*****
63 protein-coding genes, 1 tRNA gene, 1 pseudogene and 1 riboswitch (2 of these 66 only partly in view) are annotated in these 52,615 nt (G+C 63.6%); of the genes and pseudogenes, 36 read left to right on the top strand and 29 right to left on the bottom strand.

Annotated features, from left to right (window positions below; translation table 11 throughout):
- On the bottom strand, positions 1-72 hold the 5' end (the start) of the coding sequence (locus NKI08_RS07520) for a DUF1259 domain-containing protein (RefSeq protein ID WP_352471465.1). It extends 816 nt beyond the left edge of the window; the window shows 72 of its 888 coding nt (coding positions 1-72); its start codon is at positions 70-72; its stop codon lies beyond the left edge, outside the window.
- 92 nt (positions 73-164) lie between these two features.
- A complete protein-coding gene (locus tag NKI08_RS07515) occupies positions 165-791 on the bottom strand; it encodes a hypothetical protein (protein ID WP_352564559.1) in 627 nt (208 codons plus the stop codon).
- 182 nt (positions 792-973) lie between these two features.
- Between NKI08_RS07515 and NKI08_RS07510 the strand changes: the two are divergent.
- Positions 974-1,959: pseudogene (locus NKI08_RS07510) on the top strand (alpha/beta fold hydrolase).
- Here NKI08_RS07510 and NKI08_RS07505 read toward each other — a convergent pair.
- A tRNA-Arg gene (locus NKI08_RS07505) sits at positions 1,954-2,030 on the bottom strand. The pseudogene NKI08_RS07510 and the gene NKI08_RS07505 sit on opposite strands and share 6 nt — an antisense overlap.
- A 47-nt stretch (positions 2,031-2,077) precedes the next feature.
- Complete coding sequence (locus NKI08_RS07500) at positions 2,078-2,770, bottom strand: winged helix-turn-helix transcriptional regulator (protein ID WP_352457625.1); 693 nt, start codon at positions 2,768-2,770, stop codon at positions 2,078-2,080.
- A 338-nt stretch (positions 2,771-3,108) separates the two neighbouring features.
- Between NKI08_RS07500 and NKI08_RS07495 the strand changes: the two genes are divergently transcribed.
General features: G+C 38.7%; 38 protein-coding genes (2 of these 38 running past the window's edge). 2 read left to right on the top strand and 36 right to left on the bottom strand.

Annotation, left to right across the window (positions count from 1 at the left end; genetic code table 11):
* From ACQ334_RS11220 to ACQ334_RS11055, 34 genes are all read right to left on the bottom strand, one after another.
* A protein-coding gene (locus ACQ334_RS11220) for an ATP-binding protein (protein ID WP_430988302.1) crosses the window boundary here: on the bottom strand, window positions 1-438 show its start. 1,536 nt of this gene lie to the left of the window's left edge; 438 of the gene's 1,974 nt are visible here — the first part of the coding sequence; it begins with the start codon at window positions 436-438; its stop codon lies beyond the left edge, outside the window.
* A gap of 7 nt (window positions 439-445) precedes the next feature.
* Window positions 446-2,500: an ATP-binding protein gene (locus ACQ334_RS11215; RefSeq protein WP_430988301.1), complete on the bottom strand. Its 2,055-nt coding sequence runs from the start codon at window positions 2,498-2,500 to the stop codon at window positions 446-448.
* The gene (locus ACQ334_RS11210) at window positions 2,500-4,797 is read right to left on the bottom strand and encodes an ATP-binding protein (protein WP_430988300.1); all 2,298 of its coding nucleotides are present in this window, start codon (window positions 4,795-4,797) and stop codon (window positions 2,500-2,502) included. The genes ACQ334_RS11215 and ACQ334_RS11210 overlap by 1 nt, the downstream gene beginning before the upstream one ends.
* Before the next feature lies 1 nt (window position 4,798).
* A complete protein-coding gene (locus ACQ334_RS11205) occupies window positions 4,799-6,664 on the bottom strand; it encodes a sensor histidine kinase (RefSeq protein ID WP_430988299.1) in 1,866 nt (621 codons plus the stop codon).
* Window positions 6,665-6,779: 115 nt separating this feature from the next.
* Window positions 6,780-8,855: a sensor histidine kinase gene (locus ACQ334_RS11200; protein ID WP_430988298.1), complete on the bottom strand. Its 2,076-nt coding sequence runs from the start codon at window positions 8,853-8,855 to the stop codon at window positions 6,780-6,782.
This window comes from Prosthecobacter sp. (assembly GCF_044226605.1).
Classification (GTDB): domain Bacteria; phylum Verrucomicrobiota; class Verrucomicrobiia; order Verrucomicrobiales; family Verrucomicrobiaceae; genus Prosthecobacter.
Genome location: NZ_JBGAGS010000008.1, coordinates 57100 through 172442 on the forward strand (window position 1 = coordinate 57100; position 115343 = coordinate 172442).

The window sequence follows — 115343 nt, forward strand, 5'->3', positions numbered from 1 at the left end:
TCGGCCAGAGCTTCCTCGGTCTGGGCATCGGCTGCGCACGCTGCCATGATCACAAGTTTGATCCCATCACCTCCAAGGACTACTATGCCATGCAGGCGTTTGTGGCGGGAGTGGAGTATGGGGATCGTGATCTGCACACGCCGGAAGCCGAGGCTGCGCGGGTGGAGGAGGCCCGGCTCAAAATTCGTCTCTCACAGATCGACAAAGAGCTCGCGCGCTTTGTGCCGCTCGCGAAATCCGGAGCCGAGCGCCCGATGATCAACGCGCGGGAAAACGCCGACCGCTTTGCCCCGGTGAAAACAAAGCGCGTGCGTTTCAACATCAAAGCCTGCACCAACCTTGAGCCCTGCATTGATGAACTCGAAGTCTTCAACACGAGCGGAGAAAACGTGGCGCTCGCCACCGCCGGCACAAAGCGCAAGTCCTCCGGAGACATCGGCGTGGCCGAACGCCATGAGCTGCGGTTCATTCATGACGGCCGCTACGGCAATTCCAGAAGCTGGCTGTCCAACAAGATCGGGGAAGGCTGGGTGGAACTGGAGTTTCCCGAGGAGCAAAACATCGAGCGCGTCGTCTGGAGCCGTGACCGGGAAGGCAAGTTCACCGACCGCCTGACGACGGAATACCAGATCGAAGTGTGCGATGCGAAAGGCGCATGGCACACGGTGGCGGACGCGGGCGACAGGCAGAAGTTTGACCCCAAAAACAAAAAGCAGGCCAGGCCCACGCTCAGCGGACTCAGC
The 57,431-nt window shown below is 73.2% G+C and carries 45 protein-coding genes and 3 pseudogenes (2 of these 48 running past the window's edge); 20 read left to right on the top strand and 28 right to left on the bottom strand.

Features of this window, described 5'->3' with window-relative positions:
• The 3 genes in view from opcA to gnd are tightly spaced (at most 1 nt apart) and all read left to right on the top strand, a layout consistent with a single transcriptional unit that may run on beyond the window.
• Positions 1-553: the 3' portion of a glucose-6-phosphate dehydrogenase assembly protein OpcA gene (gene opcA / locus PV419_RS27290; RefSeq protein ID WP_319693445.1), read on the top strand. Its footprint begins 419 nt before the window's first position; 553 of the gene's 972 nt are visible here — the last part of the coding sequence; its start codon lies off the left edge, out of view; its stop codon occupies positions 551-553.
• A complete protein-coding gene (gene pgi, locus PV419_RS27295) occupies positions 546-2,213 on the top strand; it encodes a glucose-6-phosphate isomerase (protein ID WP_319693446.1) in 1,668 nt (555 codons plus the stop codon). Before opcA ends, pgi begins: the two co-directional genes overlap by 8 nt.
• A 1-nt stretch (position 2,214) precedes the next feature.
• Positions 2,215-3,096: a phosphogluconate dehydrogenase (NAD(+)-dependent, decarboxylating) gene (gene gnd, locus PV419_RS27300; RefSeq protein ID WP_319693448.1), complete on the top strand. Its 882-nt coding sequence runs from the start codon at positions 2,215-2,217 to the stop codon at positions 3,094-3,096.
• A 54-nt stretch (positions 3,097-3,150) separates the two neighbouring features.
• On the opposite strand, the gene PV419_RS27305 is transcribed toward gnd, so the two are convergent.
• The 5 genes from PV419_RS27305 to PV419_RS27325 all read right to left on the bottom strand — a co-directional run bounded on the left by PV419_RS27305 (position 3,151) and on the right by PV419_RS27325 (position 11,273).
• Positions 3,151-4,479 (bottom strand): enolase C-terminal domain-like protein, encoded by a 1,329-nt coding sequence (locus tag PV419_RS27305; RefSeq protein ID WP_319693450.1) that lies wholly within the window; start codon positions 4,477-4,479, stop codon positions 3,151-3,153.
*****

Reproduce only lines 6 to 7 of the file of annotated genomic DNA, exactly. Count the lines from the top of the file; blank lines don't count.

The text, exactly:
- 182 nt (positions 792-973) lie between these two features.
- Between NKI08_RS07515 and NKI08_RS07510 the strand changes: the two are divergent.